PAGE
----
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Montserrat Diaz with her first place prize. Photo courtesy of Servicios de la Raza.
Montserrat Diaz with her first place prize. Photo courtesy of Servicios de la Raza.

Denver teen wins local art contest, follows up with campaign to vaccinate Latino youth

Through an art contest, a Denver teen is pushing for higher vaccination rates in Latino youth.

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Inspired by Rosie the Riveter — who originated from World War II campaigns — Denver, Colorado teen Monserrat Diaz is leading a vaccination campaign.

Kicking off the campaign, Diaz has created posters in support of Denver’s vaccination efforts. The posters are being displayed in 18 different bus stops across the state’s metro area.

The art contest set out to select an artist who would then design a poster inspiring Latino youth to get a COVID-19 vaccine. Over twenty Denver students applied.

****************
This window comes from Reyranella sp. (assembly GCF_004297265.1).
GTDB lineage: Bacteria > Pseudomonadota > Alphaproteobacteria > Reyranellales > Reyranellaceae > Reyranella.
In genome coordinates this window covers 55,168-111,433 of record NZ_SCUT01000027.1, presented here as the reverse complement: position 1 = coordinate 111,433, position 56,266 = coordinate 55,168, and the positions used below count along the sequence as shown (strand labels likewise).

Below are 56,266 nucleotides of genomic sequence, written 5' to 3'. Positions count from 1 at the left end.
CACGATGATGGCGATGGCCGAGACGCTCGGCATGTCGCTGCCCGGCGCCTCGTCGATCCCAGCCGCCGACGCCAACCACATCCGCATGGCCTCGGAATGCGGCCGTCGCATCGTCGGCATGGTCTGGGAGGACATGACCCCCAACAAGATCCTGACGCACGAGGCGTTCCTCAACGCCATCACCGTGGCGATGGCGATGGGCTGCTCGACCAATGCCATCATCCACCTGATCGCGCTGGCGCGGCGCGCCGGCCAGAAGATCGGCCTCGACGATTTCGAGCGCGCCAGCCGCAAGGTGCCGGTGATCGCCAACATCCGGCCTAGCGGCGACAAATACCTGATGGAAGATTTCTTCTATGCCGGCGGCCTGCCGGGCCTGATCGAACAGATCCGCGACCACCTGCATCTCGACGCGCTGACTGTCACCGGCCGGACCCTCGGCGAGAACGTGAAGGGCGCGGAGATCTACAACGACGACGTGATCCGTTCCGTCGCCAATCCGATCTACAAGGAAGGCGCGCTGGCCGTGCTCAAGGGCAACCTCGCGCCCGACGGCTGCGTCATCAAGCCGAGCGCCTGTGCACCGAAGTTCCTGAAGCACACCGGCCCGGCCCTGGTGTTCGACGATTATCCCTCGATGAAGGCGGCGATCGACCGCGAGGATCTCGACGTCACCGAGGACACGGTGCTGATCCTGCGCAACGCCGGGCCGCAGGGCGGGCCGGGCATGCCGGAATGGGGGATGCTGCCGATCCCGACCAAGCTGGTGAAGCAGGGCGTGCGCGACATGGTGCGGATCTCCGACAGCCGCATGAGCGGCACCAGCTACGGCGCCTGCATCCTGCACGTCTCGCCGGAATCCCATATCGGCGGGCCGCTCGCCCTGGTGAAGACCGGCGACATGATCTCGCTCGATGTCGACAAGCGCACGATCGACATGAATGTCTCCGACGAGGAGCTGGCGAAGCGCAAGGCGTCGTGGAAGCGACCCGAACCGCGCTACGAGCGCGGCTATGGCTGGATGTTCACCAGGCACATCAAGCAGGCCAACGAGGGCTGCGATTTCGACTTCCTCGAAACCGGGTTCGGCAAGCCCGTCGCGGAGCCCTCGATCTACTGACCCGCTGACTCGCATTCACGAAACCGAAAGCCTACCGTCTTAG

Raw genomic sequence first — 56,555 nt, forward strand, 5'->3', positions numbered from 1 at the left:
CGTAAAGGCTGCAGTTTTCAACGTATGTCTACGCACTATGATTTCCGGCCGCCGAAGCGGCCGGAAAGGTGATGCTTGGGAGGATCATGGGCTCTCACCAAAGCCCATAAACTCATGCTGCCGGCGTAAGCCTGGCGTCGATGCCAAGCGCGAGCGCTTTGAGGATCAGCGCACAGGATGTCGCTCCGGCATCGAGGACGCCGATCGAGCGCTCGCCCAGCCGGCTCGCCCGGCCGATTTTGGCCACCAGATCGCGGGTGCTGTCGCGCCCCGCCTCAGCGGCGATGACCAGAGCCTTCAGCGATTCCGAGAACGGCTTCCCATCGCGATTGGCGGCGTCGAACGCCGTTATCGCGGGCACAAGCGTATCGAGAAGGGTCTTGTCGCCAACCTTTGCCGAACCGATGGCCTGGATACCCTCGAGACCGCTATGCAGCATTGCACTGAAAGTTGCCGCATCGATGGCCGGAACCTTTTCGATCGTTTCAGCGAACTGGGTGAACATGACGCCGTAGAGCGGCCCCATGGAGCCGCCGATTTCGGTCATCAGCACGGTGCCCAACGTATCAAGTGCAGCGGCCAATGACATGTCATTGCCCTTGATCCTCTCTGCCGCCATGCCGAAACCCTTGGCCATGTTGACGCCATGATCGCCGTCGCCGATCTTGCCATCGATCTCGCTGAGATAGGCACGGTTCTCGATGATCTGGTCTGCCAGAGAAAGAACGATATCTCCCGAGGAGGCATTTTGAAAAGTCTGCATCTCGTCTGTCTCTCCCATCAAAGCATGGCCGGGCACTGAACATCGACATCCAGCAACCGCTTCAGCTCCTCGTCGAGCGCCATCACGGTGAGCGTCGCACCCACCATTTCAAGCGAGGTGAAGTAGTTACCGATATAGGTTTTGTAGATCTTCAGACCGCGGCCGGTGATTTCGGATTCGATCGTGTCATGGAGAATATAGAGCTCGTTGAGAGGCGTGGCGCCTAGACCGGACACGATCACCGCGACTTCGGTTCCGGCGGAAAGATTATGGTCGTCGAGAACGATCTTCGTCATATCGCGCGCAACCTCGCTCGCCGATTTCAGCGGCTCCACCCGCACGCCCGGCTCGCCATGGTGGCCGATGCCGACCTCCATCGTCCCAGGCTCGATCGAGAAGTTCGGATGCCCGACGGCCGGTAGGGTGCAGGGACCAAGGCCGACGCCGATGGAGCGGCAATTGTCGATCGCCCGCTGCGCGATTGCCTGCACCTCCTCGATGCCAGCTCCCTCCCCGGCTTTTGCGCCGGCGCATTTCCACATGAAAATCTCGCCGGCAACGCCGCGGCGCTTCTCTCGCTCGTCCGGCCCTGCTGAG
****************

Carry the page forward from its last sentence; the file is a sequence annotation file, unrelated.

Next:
“Viva la vacuna because most of the time we say ‘Viva Mexico,’ and since I’m Mexican, I mixed my culture with the saying,” Diaz told CBS Denver.

When speaking with family members, Diaz saw that many members did not believe in getting a vaccine against the coronavirus, and wanted to make a change.

Diaz’s poster shows a vaccinated figure posing similarly to the famed character and allegorical icon Rosie the Riveter. Beneath the figure is the ‘Viva la vacuna’ message.

World War II campaigns featuring Rosie the Riveter were originally intended to encourage defense industry service on the homeland among women. 

These services included factory and shipyard work in defense industries, producing munitions and other war supplies. 

Women who took up these occupations during wartime often found themselves in new occupations left vacant by those at war.

Some have compared widespread efforts to produce hand sanitizer during the pandemic — at times of drastic shortages — to the mobilization of wartime efforts that saw major shifts in industry focus.

Diaz’s intent of the Rosie-inspired artwork is simply to encourage others to get their shot, emphasizing how the vaccination is more effective than only wearing a mask or taking lesser precautions.

“The vaccination is safe, and if you get it vaccinated then you’re helping a lot more than just wearing a mask,” said Diaz.

The posters will remain posted at their current locations in Denver until July 20.

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